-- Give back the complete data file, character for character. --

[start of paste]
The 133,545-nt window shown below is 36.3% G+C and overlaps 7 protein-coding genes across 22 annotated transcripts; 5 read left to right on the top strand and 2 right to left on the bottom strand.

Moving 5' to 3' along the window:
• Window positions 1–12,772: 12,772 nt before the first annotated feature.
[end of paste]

The 133,545-nt window shown below is 36.3% G+C and overlaps 7 protein-coding genes across 22 annotated transcripts; 5 read left to right on the top strand and 2 right to left on the bottom strand.

Moving 5' to 3' along the window:
• Window positions 1–12,772: 12,772 nt before the first annotated feature.